Get started with Amazon OpenSearch Service: T-shirt-size your domain
Welcome to this introductory series on Amazon OpenSearch Service. In this and future blog posts, we provide the basic information that you need to get started with Amazon OpenSearch Service.
When you’re spinning up your first Amazon OpenSearch Service domain, you need to configure the instance types and count, decide whether to use dedicated masters, enable zone awareness, and configure storage. In this series, I’ve discussed using storage as a guideline for determining instance count, but I haven’t dug in on any other parameters. In this post, I offer some recommendations based on T-shirt sizing for log analytics workloads.
Log analytics and streaming workload characteristics
When you use Amazon OpenSearch Service for your streaming workloads, you send data from one or more sources into Amazon OpenSearch Service. Amazon OpenSearch Service stores your data (or more properly, an index of your data) in an index or indexes that you define. You further define time slicing and a retention period for the data to manage its lifecycle in your domain.
In the following figure, you have one data source producing a stream of data.
As you send that stream of data to Amazon OpenSearch Service, you create an index per day named
Stream1_2018.05.22, and so on. We’ll call
Stream1_ an index pattern. The diagram shows three primary shards for each of these indexes. The shards are deployed on three Amazon OpenSearch Service data instances, along with one replica for each of the primaries. (For simplicity, the diagram doesn’t show it, but the shards are deployed so that the primary and replica are on different instances.)
When Amazon OpenSearch Service processes an update, that update is sent to all of the primaries and replicas that are receiving new or updated documents.
There are several important characteristics of how Amazon OpenSearch Service processes your updates. First, each index pattern deploys the number of primaries * number of replicas * number of days of retention total shards. Second, even though there are three indexes in this index pattern, time slicing means that new documents go to only one of these indexes—the active index for that index pattern. Third, assuming that you are sending
_bulk data and it’s randomly distributed, every shard for that index receives and writes an update. So, for this index pattern, you need six vCPUs to process a single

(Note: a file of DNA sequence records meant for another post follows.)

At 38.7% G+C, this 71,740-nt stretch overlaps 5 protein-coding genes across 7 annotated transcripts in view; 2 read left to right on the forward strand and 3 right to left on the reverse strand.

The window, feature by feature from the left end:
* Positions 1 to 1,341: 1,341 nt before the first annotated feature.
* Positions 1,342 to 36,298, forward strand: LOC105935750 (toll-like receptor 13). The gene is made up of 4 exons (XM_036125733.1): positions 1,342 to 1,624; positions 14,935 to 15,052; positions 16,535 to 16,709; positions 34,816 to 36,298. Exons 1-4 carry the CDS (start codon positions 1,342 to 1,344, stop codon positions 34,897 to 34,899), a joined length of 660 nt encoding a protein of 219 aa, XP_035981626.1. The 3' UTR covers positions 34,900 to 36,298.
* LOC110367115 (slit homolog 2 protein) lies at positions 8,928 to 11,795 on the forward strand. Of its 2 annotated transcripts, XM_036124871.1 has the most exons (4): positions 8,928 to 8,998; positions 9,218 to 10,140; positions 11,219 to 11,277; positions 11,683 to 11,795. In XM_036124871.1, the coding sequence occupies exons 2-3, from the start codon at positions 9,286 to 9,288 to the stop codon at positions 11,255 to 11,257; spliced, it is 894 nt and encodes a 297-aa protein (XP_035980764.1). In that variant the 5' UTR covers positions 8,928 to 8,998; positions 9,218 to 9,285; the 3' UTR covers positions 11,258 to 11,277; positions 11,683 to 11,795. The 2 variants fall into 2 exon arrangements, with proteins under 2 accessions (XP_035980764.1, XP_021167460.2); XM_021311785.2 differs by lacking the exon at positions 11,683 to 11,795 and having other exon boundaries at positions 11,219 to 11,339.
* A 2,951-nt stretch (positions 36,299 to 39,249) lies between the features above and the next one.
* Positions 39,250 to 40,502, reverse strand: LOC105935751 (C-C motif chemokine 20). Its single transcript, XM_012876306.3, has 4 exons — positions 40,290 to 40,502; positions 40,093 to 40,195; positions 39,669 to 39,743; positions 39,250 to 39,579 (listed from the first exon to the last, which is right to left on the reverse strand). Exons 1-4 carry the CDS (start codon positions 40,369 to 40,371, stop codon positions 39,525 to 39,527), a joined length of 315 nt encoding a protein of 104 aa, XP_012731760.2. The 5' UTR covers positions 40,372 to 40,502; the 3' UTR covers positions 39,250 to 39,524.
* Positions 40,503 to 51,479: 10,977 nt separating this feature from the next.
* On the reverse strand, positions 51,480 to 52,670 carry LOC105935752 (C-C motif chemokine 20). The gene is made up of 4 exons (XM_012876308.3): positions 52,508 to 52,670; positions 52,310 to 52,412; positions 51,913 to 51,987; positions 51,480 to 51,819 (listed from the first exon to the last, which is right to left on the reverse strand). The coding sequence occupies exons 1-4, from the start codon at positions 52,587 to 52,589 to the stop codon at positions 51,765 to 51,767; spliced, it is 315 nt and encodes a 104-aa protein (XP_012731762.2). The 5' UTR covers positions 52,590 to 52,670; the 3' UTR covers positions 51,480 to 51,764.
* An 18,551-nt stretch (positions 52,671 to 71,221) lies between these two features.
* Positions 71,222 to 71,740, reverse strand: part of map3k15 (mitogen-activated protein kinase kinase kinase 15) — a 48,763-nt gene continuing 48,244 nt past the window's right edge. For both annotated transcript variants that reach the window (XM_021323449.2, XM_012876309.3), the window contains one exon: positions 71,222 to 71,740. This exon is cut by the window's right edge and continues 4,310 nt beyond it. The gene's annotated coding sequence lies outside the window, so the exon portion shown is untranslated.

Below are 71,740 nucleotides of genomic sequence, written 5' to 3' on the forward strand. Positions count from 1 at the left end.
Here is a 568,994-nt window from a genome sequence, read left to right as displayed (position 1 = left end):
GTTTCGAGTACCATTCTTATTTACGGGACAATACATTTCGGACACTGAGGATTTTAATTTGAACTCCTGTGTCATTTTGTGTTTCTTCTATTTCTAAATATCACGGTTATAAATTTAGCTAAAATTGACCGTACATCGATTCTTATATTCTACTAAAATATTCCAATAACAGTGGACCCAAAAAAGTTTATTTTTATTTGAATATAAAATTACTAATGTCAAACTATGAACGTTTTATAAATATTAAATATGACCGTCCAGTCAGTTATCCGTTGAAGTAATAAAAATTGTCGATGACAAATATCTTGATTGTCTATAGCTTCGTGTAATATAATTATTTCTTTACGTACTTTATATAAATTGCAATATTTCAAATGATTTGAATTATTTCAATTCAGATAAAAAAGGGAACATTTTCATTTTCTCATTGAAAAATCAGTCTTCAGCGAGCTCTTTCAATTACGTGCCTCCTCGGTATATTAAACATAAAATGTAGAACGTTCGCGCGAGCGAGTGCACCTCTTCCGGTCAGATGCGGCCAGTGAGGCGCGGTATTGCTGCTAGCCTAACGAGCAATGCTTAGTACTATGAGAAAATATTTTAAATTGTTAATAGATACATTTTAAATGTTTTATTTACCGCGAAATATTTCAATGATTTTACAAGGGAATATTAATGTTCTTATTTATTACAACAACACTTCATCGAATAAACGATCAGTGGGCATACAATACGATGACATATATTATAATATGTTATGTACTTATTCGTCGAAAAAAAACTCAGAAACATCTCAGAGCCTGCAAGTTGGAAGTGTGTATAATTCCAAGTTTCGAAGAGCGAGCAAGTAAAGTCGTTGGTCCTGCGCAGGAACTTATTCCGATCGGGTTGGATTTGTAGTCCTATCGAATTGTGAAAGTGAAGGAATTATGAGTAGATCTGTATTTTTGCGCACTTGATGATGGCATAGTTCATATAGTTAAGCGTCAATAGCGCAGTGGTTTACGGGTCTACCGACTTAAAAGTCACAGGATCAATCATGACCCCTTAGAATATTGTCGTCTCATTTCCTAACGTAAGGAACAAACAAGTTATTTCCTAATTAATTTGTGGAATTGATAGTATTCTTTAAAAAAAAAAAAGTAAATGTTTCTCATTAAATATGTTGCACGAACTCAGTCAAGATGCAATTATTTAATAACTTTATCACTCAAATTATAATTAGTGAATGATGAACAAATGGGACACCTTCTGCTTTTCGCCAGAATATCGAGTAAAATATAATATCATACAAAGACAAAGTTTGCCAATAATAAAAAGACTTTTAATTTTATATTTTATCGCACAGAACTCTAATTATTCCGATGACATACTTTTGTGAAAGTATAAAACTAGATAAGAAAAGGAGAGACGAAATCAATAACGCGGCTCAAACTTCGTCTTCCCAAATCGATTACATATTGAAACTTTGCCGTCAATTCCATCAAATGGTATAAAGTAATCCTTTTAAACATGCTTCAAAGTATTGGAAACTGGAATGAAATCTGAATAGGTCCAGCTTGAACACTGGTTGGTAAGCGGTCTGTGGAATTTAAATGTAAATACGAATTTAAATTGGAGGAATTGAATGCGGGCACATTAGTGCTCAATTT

Similarly, Amazon OpenSearch Service distributes queries across the shards for the indexes involved. If you query this index pattern across all three days, you will engage 18 shards, and need 18 vCPUs to process the request.
The picture gets even more complicated when you add in more data streams and index patterns. For each additional data stream/index pattern, you deploy shards for each of the daily indexes and use vCPUs to process requests in proportion to the shards deployed, as shown in the preceding diagram. When you make concurrent requests to more than one index, each shard for all of the indexes involved must process those requests.
As the number of index patterns and concurrent requests increases, you can quickly overwhelm the cluster’s resources. Amazon OpenSearch Service includes internal queues that buffer requests and mitigate this concurrency demand. You can see these queues and monitor their depth by using the
Another complicating dimension is that the time to process your updates and queries depends on the contents of the updates and queries. As requests come in, the queues are filling at the rate you are sending them. And they are draining at a rate that is governed by the vCPUs that are available, the time they take on each request, and the processing time for that request. You can interleave more requests if those requests clear in a millisecond than if they clear in a second. A full conversation on this topic is out of scope for this post. You can use the
_nodes/stats OpenSearch API to monitor average load on your CPUs.
If you see the queue depths increasing, you are moving into a “warning” area, where the cluster is handling load. But if you continue, you can start to exceed the available queues and need to scale to add more CPUs. If you start to see load increasing, which is correlated with queue depth increasing, you are also in a “warning” area and should consider scaling.